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Rev Infect Dis. 1988 Nov-Dec;10 Suppl 4:S785-98.

Antigenic diversity of the glycoprotein and nucleocapsid proteins of rabies and rabies-related viruses: implications for epidemiology and control of rabies.

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Wistar Institute of Anatomy and Biology, Philadelphia, Pennsylvania 19104.


Rabies virus-specific monoclonal antibodies (MAbs) have served to describe operationally the topography of the antigenic structure of the glycoprotein and nucleocapsid proteins of rabies virus. With the use of nucleocapsid protein-specific MAbs and cleavage fragments of the nucleoprotein and phosphoprotein, it has been possible to identify the chemical structure of two antigenic sites of the nucleoprotein and one antigenic site of the phosphoprotein. Antisera produced to synthetic peptides that make up the structure of these antigenic sites exhibited reactivities similar to those of MAbs. Analysis of a large number of isolates of rabies virus from different animal species and from different geographic locations revealed that rabies viruses differ considerably in their antigenic structure and can be identified according to their characteristic reactivity patterns with MAbs. Analysis of field virus isolates has also revealed that strains of rabies virus generally are associated with only one or a few major mammalian hosts within any given geographic area. Protection experiments in mice have not demonstrated correlations between protective activity and degree of antigenic difference between the vaccine strain and the challenge virus. Therefore, changes in antigenic structure, as determined by analysis with rabies virus-specific MAbs, cannot predict whether a given rabies vaccine will protect against a particular field virus.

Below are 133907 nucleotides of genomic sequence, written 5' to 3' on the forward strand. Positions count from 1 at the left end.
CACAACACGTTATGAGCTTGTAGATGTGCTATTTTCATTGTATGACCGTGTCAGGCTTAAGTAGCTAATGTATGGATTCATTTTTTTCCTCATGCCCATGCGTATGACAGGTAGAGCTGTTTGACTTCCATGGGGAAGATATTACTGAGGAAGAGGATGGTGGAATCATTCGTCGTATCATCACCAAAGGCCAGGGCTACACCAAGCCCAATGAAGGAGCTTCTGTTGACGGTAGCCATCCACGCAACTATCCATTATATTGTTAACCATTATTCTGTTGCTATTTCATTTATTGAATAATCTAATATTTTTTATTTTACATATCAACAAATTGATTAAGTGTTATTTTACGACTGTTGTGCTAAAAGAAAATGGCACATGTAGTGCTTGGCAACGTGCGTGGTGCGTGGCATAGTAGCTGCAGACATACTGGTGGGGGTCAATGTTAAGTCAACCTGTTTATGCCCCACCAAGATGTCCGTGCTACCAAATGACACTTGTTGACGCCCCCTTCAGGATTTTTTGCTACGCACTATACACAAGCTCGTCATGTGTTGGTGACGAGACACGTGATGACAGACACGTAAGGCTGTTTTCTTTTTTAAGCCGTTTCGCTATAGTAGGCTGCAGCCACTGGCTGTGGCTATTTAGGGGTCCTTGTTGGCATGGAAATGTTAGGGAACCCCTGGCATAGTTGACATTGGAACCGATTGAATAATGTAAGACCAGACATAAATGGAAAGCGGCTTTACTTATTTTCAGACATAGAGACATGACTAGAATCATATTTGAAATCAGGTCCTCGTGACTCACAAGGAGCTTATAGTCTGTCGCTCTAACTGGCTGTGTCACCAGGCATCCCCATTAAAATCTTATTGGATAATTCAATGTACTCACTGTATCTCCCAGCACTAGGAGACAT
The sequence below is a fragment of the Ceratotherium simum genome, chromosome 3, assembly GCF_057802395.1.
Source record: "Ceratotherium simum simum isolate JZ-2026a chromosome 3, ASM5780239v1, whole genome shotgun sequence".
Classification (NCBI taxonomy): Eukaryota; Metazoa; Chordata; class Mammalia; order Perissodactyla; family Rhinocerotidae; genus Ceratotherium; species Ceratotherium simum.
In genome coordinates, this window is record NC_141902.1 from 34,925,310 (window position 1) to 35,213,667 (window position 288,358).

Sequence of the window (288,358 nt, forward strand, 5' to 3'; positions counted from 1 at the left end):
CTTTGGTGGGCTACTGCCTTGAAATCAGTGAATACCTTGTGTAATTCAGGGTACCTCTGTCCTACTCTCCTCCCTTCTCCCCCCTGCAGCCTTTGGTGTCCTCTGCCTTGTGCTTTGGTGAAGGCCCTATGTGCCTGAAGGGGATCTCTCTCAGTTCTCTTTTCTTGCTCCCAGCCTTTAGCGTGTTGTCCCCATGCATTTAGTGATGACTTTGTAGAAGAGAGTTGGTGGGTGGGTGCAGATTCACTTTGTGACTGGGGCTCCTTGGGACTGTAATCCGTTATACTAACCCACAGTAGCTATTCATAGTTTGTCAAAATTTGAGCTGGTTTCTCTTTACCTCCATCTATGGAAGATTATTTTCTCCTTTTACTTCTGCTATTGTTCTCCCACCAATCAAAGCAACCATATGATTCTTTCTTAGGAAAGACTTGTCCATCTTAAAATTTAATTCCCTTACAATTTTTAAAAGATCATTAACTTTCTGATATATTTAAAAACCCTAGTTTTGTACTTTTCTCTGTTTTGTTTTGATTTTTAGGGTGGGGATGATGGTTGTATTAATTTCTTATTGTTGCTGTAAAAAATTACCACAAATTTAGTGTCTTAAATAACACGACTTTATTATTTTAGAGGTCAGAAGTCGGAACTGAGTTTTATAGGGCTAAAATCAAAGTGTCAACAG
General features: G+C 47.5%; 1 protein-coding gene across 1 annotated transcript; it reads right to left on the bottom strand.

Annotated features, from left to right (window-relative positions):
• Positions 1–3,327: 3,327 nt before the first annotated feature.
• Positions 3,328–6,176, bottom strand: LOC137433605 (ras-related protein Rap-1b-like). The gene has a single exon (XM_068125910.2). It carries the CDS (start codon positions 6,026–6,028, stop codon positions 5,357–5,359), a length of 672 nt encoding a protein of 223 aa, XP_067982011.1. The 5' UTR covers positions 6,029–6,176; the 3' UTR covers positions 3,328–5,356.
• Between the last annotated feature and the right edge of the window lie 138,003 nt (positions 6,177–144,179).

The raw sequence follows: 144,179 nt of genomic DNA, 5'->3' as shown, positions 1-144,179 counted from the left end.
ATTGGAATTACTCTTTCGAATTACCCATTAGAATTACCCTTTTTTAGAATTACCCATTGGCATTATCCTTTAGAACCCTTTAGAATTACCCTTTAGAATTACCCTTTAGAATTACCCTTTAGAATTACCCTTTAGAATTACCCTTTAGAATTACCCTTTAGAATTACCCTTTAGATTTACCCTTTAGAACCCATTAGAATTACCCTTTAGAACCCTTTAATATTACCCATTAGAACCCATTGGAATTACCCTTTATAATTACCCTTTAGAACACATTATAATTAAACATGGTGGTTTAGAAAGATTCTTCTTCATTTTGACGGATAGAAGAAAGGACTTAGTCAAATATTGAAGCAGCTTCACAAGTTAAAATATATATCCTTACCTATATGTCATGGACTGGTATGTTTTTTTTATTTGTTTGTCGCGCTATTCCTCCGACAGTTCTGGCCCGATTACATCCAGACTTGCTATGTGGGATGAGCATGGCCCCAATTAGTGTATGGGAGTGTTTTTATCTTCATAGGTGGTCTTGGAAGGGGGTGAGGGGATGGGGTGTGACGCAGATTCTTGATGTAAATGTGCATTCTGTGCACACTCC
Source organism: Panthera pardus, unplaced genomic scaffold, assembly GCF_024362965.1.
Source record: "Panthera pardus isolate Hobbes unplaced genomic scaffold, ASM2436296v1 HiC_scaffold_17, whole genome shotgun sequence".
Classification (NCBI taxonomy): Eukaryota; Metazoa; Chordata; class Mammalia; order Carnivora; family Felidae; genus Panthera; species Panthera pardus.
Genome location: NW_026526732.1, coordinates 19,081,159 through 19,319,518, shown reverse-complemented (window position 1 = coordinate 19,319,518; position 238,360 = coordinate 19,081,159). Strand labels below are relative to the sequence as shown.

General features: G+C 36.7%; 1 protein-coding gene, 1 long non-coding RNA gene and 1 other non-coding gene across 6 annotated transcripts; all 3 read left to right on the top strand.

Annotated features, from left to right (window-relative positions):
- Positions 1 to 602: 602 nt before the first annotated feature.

[Indexed for MEDLINE]

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